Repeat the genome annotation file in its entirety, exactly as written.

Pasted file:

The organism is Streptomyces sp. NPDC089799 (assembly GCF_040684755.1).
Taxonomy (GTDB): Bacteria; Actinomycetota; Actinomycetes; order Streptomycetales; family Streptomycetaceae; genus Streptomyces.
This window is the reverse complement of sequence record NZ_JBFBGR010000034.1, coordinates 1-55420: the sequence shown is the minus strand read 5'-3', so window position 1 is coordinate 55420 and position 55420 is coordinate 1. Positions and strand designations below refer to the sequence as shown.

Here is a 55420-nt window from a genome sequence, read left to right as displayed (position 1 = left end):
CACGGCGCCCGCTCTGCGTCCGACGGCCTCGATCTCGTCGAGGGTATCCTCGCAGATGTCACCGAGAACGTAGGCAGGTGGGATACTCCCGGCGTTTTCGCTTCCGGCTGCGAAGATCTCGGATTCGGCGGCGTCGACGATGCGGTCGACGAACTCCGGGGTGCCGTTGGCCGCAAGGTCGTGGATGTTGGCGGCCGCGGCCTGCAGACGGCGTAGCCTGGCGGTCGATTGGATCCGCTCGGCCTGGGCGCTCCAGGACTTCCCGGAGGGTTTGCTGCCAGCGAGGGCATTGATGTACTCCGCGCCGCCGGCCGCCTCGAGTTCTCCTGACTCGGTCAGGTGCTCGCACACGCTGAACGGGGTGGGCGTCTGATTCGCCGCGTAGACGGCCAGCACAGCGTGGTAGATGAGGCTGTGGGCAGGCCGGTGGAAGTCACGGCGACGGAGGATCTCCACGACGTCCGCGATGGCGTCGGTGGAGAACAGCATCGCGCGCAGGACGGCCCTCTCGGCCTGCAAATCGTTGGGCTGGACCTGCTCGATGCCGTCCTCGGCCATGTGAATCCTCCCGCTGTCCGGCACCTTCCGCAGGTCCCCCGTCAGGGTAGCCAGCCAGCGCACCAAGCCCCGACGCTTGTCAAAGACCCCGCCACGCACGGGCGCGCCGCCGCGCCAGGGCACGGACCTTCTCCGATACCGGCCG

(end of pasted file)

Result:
The organism is Streptomyces sp. NPDC089799 (assembly GCF_040684755.1).
Taxonomy (GTDB): Bacteria; Actinomycetota; Actinomycetes; order Streptomycetales; family Streptomycetaceae; genus Streptomyces.
This window is the reverse complement of sequence record NZ_JBFBGR010000034.1, coordinates 1-55420: the sequence shown is the minus strand read 5'-3', so window position 1 is coordinate 55420 and position 55420 is coordinate 1. Positions and strand designations below refer to the sequence as shown.

Here is a 55420-nt window from a genome sequence, read left to right as displayed (position 1 = left end):
CACGGCGCCCGCTCTGCGTCCGACGGCCTCGATCTCGTCGAGGGTATCCTCGCAGATGTCACCGAGAACGTAGGCAGGTGGGATACTCCCGGCGTTTTCGCTTCCGGCTGCGAAGATCTCGGATTCGGCGGCGTCGACGATGCGGTCGACGAACTCCGGGGTGCCGTTGGCCGCAAGGTCGTGGATGTTGGCGGCCGCGGCCTGCAGACGGCGTAGCCTGGCGGTCGATTGGATCCGCTCGGCCTGGGCGCTCCAGGACTTCCCGGAGGGTTTGCTGCCAGCGAGGGCATTGATGTACTCCGCGCCGCCGGCCGCCTCGAGTTCTCCTGACTCGGTCAGGTGCTCGCACACGCTGAACGGGGTGGGCGTCTGATTCGCCGCGTAGACGGCCAGCACAGCGTGGTAGATGAGGCTGTGGGCAGGCCGGTGGAAGTCACGGCGACGGAGGATCTCCACGACGTCCGCGATGGCGTCGGTGGAGAACAGCATCGCGCGCAGGACGGCCCTCTCGGCCTGCAAATCGTTGGGCTGGACCTGCTCGATGCCGTCCTCGGCCATGTGAATCCTCCCGCTGTCCGGCACCTTCCGCAGGTCCCCCGTCAGGGTAGCCAGCCAGCGCACCAAGCCCCGACGCTTGTCAAAGACCCCGCCACGCACGGGCGCGCCGCCGCGCCAGGGCACGGACCTTCTCCGATACCGGCCG